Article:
Mike Donahue, general manager of Clear Carbon and Components, which manufactures Luis & Clark’s instruments, points to more subtle advancements, like the development of a wider variety of choices in fabric for visual aesthetic, like wider, thicker, or different patterns. The innovations come from applying the material in different ways.

“All good carbon-fiber instruments are made from multiple layers of high-quality, carbon-fiber material,” says Stephen Crisafulli, vice president of Gatchell Innovations, whose carbon-fiber instruments and bows debuted in 2017. “Each layer has its own characteristics and is applied to the next layer in a way the designer thinks best. So each maker will have their own goals that will drive their approach for creating the overall material needed to achieve the result they are looking for.”

Carbon fiber viola

Though technological advancements may add to an instrument’s versatility and have an effect on tone and playability, material is only part of the equation, says Crisafulli. “Of course, the material used is extremely important as is the way the fiber is layered. But this is only the starting point,” he says. “The designers of our instruments are makers of traditional wooden bowed-stringed instruments. They understand what makes a good instrument good.”


And despite its versatility as a material, there are some parts of an instrument that may not be suited for carbon fiber, regardless of its fabric construction. At Luis & Clark, for example, all bridges are made of wood. “Our experiments with carbon bridges showed us that wood makes a better sound,” says Leguia.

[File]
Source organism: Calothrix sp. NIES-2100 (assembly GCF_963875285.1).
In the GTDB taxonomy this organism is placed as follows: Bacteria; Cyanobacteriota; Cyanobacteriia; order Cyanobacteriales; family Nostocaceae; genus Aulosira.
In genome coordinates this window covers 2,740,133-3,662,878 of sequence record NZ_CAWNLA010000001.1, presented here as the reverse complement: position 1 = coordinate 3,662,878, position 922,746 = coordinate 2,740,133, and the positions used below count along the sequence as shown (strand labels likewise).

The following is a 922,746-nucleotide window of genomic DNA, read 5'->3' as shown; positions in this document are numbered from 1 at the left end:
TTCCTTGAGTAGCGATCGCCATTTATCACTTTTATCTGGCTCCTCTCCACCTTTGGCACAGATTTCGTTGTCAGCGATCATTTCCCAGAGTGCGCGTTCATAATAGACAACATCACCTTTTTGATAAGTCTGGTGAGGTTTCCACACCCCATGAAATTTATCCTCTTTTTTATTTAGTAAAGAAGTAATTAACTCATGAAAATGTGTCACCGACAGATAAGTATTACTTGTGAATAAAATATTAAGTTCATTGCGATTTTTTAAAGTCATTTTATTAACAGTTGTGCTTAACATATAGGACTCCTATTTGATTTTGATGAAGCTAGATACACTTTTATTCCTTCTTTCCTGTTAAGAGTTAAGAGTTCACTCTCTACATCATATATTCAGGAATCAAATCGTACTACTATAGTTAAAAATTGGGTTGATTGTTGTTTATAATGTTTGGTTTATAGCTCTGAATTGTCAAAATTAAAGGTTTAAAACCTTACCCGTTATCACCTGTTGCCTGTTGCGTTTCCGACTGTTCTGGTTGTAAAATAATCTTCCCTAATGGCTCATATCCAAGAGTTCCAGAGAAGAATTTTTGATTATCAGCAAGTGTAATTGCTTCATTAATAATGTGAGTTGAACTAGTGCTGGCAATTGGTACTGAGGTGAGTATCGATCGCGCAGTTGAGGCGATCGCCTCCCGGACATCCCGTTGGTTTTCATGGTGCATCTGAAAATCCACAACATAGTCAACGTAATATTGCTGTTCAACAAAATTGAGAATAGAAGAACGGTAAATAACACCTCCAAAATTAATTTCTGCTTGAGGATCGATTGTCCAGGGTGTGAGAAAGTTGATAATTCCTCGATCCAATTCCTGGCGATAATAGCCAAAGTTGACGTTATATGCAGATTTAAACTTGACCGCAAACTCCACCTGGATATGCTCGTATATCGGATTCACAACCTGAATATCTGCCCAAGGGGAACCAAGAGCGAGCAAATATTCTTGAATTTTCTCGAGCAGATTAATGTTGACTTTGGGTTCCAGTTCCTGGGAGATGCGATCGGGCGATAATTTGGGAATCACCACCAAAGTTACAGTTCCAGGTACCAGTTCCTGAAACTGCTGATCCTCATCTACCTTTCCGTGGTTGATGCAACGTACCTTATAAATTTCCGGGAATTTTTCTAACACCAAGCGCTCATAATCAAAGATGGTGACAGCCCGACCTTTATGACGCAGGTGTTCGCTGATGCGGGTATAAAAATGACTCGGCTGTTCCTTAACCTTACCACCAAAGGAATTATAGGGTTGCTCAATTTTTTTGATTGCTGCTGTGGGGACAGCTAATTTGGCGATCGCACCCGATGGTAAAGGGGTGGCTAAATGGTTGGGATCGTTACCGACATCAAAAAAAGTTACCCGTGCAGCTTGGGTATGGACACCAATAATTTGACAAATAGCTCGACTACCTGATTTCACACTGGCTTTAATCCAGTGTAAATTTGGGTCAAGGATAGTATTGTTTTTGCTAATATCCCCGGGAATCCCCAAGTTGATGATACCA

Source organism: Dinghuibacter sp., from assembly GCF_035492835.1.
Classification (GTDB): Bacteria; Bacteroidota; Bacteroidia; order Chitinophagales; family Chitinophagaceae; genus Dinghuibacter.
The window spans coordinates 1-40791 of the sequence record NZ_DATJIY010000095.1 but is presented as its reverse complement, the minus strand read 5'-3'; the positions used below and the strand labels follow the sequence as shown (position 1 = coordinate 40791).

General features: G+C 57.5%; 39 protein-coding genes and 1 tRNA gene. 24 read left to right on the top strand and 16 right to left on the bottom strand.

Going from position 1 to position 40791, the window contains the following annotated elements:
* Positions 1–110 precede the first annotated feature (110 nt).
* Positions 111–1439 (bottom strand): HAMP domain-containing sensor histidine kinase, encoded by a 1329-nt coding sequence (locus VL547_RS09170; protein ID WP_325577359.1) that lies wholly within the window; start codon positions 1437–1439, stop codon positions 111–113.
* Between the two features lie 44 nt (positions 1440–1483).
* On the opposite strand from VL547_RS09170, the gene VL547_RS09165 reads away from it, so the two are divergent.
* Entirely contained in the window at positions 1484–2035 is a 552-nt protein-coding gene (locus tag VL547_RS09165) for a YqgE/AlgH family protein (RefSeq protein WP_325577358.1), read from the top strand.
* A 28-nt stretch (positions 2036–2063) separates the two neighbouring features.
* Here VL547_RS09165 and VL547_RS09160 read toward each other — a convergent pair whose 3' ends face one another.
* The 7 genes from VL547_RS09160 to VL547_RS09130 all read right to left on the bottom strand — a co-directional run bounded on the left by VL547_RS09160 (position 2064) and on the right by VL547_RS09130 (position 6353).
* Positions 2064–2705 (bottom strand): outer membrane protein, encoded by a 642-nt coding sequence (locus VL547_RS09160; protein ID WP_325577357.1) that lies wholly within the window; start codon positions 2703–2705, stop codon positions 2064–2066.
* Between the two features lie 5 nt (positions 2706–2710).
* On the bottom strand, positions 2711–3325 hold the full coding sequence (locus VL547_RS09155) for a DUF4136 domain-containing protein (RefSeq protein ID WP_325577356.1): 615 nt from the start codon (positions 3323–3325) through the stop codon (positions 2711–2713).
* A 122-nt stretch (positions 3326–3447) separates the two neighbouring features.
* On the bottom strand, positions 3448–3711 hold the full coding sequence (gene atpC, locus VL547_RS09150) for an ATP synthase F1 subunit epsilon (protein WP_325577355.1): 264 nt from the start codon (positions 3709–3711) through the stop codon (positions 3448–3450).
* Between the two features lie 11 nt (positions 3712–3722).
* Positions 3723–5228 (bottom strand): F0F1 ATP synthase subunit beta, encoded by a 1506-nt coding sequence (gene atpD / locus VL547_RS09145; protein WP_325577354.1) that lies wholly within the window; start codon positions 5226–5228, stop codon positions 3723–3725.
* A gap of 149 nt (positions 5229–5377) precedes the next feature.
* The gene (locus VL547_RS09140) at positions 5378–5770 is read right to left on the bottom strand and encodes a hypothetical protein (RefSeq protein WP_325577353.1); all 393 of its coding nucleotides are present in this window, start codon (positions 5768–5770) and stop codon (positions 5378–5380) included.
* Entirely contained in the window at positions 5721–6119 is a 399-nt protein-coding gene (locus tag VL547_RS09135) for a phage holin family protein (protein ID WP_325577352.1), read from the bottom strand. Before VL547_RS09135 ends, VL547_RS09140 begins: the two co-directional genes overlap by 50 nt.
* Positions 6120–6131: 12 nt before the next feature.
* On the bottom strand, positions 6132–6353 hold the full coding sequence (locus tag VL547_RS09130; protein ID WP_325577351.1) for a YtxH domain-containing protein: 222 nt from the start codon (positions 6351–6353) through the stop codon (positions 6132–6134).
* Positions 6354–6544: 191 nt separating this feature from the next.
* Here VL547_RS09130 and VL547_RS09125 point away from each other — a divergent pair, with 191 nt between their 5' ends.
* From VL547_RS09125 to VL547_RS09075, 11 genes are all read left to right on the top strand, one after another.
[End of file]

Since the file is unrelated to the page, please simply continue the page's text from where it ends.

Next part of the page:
Not each instrument will resonate with every player, especially at different skill levels. And some think of bows like wands in the Harry Potter world—they may not “choose the wizard,” per se, but when you find the right one, you can certainly feel it.

For example, CodaBow’s recently introduced Marquise series uses solely unidirectional carbon fiber to increase suppleness and sensitivity “for a deep string connection, which is what traditional classical professionals need in their performance,” says Dalghren. “Just because we use the unidirectional [fabric] in our highest-end bow, that doesn’t mean it’s a better bow—it’s better matched for those high-end professional players,” she says. “You wouldn’t want to put a very high-end, very sensitive, supple bow in the hands of a student because it wouldn’t be well matched for them; they wouldn’t be able to handle it.”

So what does the future hold for carbon fiber? Applying the fabric in ways that allow for greater customization is a big part of CodaBow’s plans. “Especially at that high level, when it’s not just a question of matching a certain style or level, but matching an individual taste, an individual approach, trying to partner with artistic sensibilities,” says Dalghren.

At Luis & Clark, Leguia is focused on consistency. “In terms of tone, we believe that our instruments have a tone that can not be surpassed and exquisite workmanship that is unparalleled,” she says. “We aren’t going to change anything.”

Crisafulli feels each maker will find their own methods, using the best type of material for each particular instrument. “We do believe that advances in carbon-fiber materials will continue to be an important piece of the puzzle,” he says. “However, we do not think that each maker will move in one ‘best’ common direction, favoring one method over all the rest.”